SwiftKey New Software Update to Make Texting More Human

first_imgAn illustration shows text message predictions based on SwiftKey’s old and new technology. Image Credit: SwiftKey Advertisement SwiftKey, British company, which was acquired by Microsoft Corp. earlier this year, makes popular smartphone keyboard apps that predicts the next word while texting.According to Washington Post, software updates that SwiftKey has introduced to select users late this week, will make those suggestions “increasingly accurate, increasingly personal, increasingly human,” said Co-Founder Ben Medlock.SwiftKey predictions will now be powered by artificial neural networks that provide a more sophisticated analysis of written language, picking up on context clues and word usage in real time in an effort to replicate the human thought process. The technology, called Neural Nets, looks at an entire sentence, deciphers the relationship between words and assigns each word a code. It then searches for words with complementary codes and serves up those most likely to fit into the sentence. – Advertisement – For instance, the sentence; “I will meet you at the ………” the software (Neural Nets) would generate suggestions such as; “office,” “hotel,” “airport”.“Neural networks have been around for a long time, really since the ’50s, but only fairly recently have people started to realize that given current levels of computing and given the amount of data that we have access to now, you can actually make these things work in a way that wasn’t possible even five or 10 years ago,” Medlock said.More than 300 million mobile devices have deployed the SwiftKey technology since it became available on Android devices in 2010 and later on Apple devices in 2014.Medlock said, the software will be rolling out to Android users later this month, and Apple will follow.last_img read more

Samsung Galaxy S8 to Launch in Two Size Variants with no 35mm

first_imgImage Credit: Trusted Reviews Advertisement Earlier this week, Samsung’s Mobile Chief Koh Dong-jin; came out and confirmed that the company was not discontinuing the Galaxy Note Series. He told CNET that the Note series has a lot of loyalists, and the company plans to unveil the Note 8 this year.The Galaxy S8 is expected to be the company’s comeback smartphone, after the Note 7 fires. According to Guardian’s sources, the Samsung Galaxy S8 will come in two size; 5-inch and 6-inch variants, having a large infinity display, and will sport a dual-edge curved display putting the flat screen variant trend to rest. The predecessor of the Galaxy S-series; Samsung Galaxy S7 had a flat screen and it will be the last to have it.However, some rumors still claim that the flagship will come in 5.7-inch and 6.2-inch size variants. – Advertisement – Specs The fingerprint sensor goes at the back, and the camera is tipped to have the same ‘duo pixel’ setup as the Galaxy S7 and will be able to identify objects in its frame, a feature that arrives thanks to the rumored new assistant Bixby.Both the variants will sport 64GB of inbuilt storage with an expandable slot of a microSD slot up to 256GB, USB Type-C port, and a new version of Samsung’s Gear VR headset and Gear 360 camera will also be launched alongside.The smartphones will also be launched without the 3.5mm audio jack as they are introduced to a new service called DeX that will allow the phones to connect to peripherals.[related-posts]The smartphones will be launched sometime in March and will go on sale on April 21st.last_img read more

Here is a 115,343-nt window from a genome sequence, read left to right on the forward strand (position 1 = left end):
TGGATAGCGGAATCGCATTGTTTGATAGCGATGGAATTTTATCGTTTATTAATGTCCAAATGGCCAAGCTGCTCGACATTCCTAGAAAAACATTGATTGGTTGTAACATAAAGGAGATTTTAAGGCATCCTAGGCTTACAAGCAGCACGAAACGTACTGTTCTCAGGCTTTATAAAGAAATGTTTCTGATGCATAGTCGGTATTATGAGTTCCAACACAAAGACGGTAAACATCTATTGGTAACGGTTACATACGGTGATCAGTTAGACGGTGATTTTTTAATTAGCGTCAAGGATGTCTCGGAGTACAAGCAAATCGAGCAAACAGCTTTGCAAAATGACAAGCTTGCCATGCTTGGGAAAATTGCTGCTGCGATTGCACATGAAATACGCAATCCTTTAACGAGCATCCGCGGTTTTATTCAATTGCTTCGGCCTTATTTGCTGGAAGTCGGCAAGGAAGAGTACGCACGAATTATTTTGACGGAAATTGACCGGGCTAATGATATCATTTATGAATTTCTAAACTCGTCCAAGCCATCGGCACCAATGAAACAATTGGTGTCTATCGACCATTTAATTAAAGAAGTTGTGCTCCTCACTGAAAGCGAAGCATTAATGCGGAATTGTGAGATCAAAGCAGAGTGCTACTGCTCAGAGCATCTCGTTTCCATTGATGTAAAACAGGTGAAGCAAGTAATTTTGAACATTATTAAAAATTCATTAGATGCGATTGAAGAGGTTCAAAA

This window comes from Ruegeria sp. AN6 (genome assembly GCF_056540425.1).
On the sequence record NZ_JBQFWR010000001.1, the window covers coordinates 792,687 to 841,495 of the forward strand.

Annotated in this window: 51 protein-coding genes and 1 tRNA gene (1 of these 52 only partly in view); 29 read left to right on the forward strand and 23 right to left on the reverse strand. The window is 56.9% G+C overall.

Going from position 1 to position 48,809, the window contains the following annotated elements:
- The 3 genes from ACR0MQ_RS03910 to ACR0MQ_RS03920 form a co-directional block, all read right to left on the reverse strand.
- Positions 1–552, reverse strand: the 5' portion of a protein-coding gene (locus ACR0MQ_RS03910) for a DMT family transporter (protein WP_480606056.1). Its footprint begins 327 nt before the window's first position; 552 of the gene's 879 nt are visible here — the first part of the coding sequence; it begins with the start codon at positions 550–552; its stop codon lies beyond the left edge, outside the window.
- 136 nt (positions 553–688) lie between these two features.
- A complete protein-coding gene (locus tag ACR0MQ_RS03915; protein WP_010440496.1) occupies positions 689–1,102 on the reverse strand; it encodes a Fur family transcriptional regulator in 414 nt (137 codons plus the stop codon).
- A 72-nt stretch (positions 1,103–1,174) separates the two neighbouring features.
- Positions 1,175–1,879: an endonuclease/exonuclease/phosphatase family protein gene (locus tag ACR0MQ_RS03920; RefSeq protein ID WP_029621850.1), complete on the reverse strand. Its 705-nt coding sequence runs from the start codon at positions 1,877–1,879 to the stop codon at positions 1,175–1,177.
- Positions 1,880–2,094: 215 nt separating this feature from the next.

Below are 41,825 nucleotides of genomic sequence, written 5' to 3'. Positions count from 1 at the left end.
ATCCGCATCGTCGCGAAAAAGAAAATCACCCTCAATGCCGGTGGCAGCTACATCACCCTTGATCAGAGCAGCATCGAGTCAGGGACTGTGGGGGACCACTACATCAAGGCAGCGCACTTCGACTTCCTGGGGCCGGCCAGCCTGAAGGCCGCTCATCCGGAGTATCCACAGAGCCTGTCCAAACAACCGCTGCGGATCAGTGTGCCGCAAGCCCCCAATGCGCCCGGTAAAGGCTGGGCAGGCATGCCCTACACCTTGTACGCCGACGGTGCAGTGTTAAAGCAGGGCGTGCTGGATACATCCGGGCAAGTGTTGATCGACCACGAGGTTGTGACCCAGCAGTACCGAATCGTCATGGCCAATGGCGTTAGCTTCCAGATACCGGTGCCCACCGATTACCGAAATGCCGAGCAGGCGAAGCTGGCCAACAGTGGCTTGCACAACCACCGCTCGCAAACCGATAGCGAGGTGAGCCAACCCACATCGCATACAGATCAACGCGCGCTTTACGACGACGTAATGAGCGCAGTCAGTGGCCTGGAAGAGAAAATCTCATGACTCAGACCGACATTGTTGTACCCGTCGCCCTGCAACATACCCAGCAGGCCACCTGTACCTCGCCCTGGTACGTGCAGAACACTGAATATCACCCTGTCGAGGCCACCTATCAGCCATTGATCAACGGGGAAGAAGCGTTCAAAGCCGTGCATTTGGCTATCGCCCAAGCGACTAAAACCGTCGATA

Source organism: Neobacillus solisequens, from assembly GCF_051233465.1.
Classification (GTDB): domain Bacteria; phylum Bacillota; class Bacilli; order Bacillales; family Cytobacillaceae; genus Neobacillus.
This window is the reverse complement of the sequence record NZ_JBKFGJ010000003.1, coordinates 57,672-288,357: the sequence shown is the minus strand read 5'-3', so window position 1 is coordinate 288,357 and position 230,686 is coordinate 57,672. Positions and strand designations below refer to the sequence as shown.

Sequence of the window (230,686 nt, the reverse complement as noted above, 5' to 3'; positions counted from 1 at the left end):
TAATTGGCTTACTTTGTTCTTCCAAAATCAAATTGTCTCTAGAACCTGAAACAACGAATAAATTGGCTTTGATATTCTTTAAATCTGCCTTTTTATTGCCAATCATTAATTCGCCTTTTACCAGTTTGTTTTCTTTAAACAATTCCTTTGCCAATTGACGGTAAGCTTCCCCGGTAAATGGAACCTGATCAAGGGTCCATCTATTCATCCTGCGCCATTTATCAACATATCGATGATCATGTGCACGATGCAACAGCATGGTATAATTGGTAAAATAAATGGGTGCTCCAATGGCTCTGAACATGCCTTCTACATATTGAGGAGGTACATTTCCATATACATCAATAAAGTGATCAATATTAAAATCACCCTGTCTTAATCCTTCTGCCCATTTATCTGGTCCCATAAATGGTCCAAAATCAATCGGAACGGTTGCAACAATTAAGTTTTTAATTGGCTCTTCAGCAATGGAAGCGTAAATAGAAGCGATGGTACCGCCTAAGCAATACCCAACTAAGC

Women in Tech Called to Apply For The 2018 She Loves Tech

first_imgAfrican Women Entrepreneurs. (Photo Courtesy: Afrika News) Advertisement She Loves Tech; a global initiative, showcasing the convergence of the latest trends in technology, entrepreneurship, innovation and its impact on and opportunities for women, which includes a global startup competition and international conference series – has called upon all the women (those interested) to apply for the 2018 She Loves Tech global competition.The competition is looking for startups in AgriTech, Artificial Intelligence & Big Data, B2B solutions, Blockchain, Consumer Technology, Clean Energy, Fin Technology, Edu Tech, Internet of Things and Med Technology.“We are looking for novel technologies in all areas, not just digital and wireless apps,” company writes. – Advertisement – To be eligible, the women-focused ventures should be seeking angel, Seed or A round funding (under US$5 million funding raised) with, at minimum, a viable product past its conceptual stage. According to reports by TechMoran, Teja Ventures will be actively looking to invest in the top startups coming out of the global competition.The challenge being for all women around the global, the search in Africa is scheduled for June to August, where selected winners will finally meet in Beijing, China for the global finals happening at the International Conference on September 15th, 2018.The East Africa round of the competition is co-organized by China Africa Tech Initiative and will be held on July 14th, 2018 at Nairobi Garage in Kenya. Registration for the East Africa are currently on-going and should not be submit later than July 2nd, 2018.The global winner will receive exclusive mentorships from leading investors and industry experts, consulting services (China landing, China IP protection, financial, legal and HR advisory, product and technology development, etc.), fast-track entry to partner programs, media exposure, workspaces, to mention a few. They will also participate in the Singapore Week of Innovation and Technology’s Women in Tech Conference from September 18th – 21st, 2018.last_img read more